Using the information offered on the WorkWise web site, we see that they satisfy the list given above in many ways. WorkWise features their commitment to long-term relationships with the TCM customers. The center piece is product support which consists of a knowledgeable support staff and an extensive knowledge database (5000 entries) available 24 hours a day, 7 days a week. WorkWise claims a customer centric support process engineered to eliminate non-value adds time. They use Call Center support tools and they respond to customer request submitted via the web, phone, email, or fax.
Education, business and technical consulting and the WorkWise partner organization are all featured on the web site.
WorkWise packages their support and maintenance offerings with flexibility, up to a full maintenance plan which includes benefits of upgrades to new releases, access to their Call Center Web Site and Knowledgebase, discounts on services, and 24 hour disaster recovery assistance.
WorkWise is continually advancing the TCM product line and has recently starting shipping their new TCM Version 7 and announced their new application suite "TCM eSolutions".
The WorkWise User Group meeting, set for May 2003, combines the TCM community with attendees including customers, WorkWise, Partners and consultants.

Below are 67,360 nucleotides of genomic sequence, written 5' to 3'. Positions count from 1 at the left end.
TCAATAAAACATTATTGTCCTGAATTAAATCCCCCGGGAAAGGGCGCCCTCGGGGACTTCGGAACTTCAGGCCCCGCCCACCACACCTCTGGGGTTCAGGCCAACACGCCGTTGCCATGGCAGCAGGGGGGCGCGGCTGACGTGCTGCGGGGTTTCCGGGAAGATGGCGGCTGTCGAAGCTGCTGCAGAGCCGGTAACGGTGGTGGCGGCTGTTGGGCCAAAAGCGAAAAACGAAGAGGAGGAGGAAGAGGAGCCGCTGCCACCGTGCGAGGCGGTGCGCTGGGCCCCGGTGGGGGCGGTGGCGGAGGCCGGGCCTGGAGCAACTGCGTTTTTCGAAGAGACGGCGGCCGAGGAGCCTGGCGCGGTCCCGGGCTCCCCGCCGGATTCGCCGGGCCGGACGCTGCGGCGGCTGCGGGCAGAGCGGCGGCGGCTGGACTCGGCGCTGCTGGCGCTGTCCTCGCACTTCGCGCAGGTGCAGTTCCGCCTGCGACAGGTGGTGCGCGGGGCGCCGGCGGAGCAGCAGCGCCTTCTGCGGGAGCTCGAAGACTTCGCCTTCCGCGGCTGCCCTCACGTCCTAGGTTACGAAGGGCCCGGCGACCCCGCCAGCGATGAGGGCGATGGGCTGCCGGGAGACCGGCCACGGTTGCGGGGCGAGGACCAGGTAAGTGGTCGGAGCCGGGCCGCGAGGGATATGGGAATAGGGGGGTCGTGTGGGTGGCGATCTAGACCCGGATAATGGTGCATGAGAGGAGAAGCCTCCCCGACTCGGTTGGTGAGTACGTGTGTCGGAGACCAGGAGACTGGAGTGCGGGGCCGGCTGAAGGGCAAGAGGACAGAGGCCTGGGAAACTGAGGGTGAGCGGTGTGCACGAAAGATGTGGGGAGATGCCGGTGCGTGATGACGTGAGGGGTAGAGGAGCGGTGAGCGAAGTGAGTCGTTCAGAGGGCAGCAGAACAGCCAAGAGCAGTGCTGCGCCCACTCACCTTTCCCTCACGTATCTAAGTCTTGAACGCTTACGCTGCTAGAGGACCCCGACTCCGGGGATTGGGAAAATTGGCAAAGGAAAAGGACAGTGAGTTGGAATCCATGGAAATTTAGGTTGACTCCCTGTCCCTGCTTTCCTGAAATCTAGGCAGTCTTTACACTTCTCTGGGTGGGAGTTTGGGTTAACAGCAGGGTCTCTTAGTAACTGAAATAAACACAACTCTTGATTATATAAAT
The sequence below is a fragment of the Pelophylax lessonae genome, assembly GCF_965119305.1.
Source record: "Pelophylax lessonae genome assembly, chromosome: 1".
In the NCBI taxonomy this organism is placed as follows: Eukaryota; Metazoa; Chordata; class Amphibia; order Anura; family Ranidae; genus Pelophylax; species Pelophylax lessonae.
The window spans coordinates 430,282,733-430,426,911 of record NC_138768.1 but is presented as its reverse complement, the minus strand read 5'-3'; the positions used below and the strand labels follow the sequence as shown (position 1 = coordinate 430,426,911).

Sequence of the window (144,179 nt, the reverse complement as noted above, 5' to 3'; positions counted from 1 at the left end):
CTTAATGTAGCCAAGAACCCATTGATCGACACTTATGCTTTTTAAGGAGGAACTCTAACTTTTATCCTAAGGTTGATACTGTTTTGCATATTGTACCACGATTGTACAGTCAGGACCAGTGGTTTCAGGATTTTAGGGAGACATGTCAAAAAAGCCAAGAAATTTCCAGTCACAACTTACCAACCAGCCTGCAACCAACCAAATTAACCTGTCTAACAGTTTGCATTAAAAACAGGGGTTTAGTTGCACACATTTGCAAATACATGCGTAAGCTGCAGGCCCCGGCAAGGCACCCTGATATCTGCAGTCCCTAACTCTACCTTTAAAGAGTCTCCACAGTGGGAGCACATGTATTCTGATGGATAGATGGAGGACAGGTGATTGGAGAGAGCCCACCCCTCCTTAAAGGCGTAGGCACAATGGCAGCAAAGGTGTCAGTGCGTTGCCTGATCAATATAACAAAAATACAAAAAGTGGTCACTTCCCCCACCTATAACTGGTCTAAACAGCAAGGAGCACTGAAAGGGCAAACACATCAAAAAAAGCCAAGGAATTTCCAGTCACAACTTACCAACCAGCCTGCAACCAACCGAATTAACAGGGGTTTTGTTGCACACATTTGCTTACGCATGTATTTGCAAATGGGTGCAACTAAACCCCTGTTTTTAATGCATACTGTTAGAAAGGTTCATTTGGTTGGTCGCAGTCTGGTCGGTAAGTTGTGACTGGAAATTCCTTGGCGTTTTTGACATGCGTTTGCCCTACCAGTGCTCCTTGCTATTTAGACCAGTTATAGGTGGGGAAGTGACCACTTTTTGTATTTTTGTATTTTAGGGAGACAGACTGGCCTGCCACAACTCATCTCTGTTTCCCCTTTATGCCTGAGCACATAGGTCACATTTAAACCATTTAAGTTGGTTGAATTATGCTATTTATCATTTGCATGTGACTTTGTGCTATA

- With your existing software you need to understand your vendor's strategy
toward you. Yes, talk to sales people and vendor executives, but look for more
than words. Compare the offering to our list above. Ask about why certain items
you think you need are not available. Ask about headcount changes, release schedules,
release contents, partnership programs, etc.
- We feel that Workwise has done an excellent job of creating a "love the customer"
business model and other vendors should examine WorkWise to more fully understand
how it can be done.
Thompson is a principal of Process ERP Partners. He has over 25 years
experience as an executive in the software industry. Olin has been called "the
Father of Process ERP." He is a frequent author and an award-winning speaker
on topics of gaining value from ERP, SCP, e-commerce and the impact of technology
on industry. He
can be reached at Olin@ProcessERP.com.